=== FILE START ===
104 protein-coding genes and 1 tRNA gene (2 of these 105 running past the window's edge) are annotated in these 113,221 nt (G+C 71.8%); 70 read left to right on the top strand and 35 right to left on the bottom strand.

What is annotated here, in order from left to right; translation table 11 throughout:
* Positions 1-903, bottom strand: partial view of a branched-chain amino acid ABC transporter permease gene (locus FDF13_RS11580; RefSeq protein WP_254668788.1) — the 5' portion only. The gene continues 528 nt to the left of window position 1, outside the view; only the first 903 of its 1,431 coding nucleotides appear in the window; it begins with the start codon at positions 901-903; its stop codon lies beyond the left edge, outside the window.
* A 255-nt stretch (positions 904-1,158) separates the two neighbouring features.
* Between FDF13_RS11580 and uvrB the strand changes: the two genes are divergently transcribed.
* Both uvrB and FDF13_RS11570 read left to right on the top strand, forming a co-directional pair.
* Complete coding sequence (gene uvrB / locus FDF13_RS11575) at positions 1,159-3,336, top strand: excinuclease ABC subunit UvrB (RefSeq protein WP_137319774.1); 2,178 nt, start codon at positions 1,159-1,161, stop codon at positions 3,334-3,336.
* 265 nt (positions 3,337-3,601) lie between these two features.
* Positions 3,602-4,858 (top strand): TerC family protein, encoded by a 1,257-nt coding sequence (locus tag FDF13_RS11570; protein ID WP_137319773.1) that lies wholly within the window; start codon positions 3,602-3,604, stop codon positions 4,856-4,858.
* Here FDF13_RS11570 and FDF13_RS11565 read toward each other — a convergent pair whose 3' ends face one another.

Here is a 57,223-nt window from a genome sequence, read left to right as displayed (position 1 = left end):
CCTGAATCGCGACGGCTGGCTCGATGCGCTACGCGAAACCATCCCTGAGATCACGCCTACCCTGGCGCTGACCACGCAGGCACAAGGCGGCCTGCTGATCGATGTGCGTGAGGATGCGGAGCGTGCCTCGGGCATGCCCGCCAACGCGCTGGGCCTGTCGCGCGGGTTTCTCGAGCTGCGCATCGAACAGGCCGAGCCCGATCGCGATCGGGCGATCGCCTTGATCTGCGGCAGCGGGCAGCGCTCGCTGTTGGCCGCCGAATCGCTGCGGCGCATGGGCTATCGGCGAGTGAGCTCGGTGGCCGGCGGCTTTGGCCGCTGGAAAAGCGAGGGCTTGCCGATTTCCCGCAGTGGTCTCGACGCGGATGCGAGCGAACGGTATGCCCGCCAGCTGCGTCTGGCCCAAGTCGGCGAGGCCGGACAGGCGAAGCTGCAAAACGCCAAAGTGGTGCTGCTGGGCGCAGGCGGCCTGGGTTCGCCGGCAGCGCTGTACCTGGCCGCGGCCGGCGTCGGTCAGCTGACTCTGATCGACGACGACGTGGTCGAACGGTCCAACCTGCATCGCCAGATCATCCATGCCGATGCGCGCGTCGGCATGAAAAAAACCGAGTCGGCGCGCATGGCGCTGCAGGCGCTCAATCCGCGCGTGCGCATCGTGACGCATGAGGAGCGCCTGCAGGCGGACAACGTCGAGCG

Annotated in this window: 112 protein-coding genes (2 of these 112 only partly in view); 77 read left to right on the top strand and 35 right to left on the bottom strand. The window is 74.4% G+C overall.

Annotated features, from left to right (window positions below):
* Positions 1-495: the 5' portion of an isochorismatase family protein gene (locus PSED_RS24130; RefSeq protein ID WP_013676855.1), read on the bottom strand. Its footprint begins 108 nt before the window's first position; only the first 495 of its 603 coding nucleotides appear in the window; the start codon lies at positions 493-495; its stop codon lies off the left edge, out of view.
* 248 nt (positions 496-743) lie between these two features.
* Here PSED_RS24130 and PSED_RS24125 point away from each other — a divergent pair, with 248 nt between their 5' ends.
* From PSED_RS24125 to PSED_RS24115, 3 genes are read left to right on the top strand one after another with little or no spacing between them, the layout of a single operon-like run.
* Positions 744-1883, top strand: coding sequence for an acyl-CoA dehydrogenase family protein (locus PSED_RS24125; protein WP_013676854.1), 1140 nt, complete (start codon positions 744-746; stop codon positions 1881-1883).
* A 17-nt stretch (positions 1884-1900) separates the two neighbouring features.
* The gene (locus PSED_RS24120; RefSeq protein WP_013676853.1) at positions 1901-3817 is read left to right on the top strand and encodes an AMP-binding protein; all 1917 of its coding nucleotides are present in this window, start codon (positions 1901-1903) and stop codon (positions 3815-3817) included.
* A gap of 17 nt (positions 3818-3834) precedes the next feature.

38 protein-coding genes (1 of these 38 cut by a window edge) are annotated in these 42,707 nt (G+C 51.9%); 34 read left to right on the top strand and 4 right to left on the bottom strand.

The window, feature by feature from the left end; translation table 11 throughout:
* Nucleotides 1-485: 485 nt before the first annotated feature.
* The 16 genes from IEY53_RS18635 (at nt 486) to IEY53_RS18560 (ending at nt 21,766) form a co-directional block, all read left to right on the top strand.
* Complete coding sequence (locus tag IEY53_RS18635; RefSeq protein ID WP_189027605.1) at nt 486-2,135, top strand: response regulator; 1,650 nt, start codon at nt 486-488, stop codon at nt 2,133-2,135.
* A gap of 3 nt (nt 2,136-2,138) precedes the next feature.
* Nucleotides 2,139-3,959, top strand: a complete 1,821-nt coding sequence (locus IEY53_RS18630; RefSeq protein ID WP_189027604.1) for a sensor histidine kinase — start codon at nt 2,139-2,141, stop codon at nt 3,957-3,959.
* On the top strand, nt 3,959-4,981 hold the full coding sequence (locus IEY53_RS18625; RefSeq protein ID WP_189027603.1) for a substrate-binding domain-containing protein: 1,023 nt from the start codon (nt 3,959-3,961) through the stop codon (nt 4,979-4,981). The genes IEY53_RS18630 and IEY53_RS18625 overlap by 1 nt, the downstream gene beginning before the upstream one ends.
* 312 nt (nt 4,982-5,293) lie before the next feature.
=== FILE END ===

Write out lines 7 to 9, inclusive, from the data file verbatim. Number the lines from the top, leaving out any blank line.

* Complete coding sequence (gene uvrB / locus FDF13_RS11575) at positions 1,159-3,336, top strand: excinuclease ABC subunit UvrB (RefSeq protein WP_137319774.1); 2,178 nt, start codon at positions 1,159-1,161, stop codon at positions 3,334-3,336.
* 265 nt (positions 3,337-3,601) lie between these two features.
* Positions 3,602-4,858 (top strand): TerC family protein, encoded by a 1,257-nt coding sequence (locus tag FDF13_RS11570; protein ID WP_137319773.1) that lies wholly within the window; start codon positions 3,602-3,604, stop codon positions 4,856-4,858.